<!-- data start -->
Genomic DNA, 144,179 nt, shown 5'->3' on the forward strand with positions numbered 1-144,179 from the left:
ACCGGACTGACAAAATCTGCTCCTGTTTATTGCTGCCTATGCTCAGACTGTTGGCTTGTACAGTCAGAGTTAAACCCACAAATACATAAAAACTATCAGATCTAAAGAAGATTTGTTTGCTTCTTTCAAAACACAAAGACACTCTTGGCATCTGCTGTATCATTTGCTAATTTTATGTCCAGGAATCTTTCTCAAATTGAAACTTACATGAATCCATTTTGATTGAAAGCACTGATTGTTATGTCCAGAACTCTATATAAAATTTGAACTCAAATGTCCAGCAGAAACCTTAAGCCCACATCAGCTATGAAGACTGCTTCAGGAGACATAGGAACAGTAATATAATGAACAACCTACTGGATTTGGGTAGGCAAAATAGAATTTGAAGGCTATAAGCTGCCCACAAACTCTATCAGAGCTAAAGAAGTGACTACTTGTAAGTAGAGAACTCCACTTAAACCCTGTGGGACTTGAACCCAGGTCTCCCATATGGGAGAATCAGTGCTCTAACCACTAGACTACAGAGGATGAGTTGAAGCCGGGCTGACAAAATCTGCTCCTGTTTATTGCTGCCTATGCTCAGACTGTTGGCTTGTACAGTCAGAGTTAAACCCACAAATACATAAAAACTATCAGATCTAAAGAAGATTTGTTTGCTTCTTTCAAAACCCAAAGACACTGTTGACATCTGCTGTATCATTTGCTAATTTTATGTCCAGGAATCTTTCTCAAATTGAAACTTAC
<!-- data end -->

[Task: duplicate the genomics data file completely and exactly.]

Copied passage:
Genomic DNA, 144,179 nt, shown 5'->3' on the forward strand with positions numbered 1-144,179 from the left:
ACCGGACTGACAAAATCTGCTCCTGTTTATTGCTGCCTATGCTCAGACTGTTGGCTTGTACAGTCAGAGTTAAACCCACAAATACATAAAAACTATCAGATCTAAAGAAGATTTGTTTGCTTCTTTCAAAACACAAAGACACTCTTGGCATCTGCTGTATCATTTGCTAATTTTATGTCCAGGAATCTTTCTCAAATTGAAACTTACATGAATCCATTTTGATTGAAAGCACTGATTGTTATGTCCAGAACTCTATATAAAATTTGAACTCAAATGTCCAGCAGAAACCTTAAGCCCACATCAGCTATGAAGACTGCTTCAGGAGACATAGGAACAGTAATATAATGAACAACCTACTGGATTTGGGTAGGCAAAATAGAATTTGAAGGCTATAAGCTGCCCACAAACTCTATCAGAGCTAAAGAAGTGACTACTTGTAAGTAGAGAACTCCACTTAAACCCTGTGGGACTTGAACCCAGGTCTCCCATATGGGAGAATCAGTGCTCTAACCACTAGACTACAGAGGATGAGTTGAAGCCGGGCTGACAAAATCTGCTCCTGTTTATTGCTGCCTATGCTCAGACTGTTGGCTTGTACAGTCAGAGTTAAACCCACAAATACATAAAAACTATCAGATCTAAAGAAGATTTGTTTGCTTCTTTCAAAACCCAAAGACACTGTTGACATCTGCTGTATCATTTGCTAATTTTATGTCCAGGAATCTTTCTCAAATTGAAACTTAC